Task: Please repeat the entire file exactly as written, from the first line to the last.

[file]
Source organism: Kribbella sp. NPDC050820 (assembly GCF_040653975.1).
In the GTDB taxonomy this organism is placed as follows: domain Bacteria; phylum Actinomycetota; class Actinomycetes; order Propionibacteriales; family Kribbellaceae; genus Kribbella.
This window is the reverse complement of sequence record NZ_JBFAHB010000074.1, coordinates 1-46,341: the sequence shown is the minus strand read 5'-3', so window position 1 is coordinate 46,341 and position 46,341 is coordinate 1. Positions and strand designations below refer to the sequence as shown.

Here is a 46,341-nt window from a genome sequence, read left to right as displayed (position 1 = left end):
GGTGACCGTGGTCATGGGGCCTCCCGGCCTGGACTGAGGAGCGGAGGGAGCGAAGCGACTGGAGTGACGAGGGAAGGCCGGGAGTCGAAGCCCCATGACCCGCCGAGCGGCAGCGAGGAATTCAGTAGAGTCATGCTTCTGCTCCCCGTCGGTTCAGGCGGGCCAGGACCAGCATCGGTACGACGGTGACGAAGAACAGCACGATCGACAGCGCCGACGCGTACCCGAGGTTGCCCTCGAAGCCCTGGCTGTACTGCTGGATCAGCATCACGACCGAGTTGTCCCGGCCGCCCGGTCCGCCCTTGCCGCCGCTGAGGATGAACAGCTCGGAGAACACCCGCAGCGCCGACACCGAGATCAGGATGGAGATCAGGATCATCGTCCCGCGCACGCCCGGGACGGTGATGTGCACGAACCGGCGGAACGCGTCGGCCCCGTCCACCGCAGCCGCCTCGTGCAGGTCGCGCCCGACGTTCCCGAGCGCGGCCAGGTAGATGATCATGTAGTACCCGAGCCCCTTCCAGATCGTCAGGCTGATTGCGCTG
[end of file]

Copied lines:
Source organism: Kribbella sp. NPDC050820 (assembly GCF_040653975.1).
In the GTDB taxonomy this organism is placed as follows: domain Bacteria; phylum Actinomycetota; class Actinomycetes; order Propionibacteriales; family Kribbellaceae; genus Kribbella.
This window is the reverse complement of sequence record NZ_JBFAHB010000074.1, coordinates 1-46,341: the sequence shown is the minus strand read 5'-3', so window position 1 is coordinate 46,341 and position 46,341 is coordinate 1. Positions and strand designations below refer to the sequence as shown.

Here is a 46,341-nt window from a genome sequence, read left to right as displayed (position 1 = left end):
GGTGACCGTGGTCATGGGGCCTCCCGGCCTGGACTGAGGAGCGGAGGGAGCGAAGCGACTGGAGTGACGAGGGAAGGCCGGGAGTCGAAGCCCCATGACCCGCCGAGCGGCAGCGAGGAATTCAGTAGAGTCATGCTTCTGCTCCCCGTCGGTTCAGGCGGGCCAGGACCAGCATCGGTACGACGGTGACGAAGAACAGCACGATCGACAGCGCCGACGCGTACCCGAGGTTGCCCTCGAAGCCCTGGCTGTACTGCTGGATCAGCATCACGACCGAGTTGTCCCGGCCGCCCGGTCCGCCCTTGCCGCCGCTGAGGATGAACAGCTCGGAGAACACCCGCAGCGCCGACACCGAGATCAGGATGGAGATCAGGATCATCGTCCCGCGCACGCCCGGGACGGTGATGTGCACGAACCGGCGGAACGCGTCGGCCCCGTCCACCGCAGCCGCCTCGTGCAGGTCGCGCCCGACGTTCCCGAGCGCGGCCAGGTAGATGATCATGTAGTACCCGAGCCCCTTCCAGATCGTCAGGCTGATTGCGCTG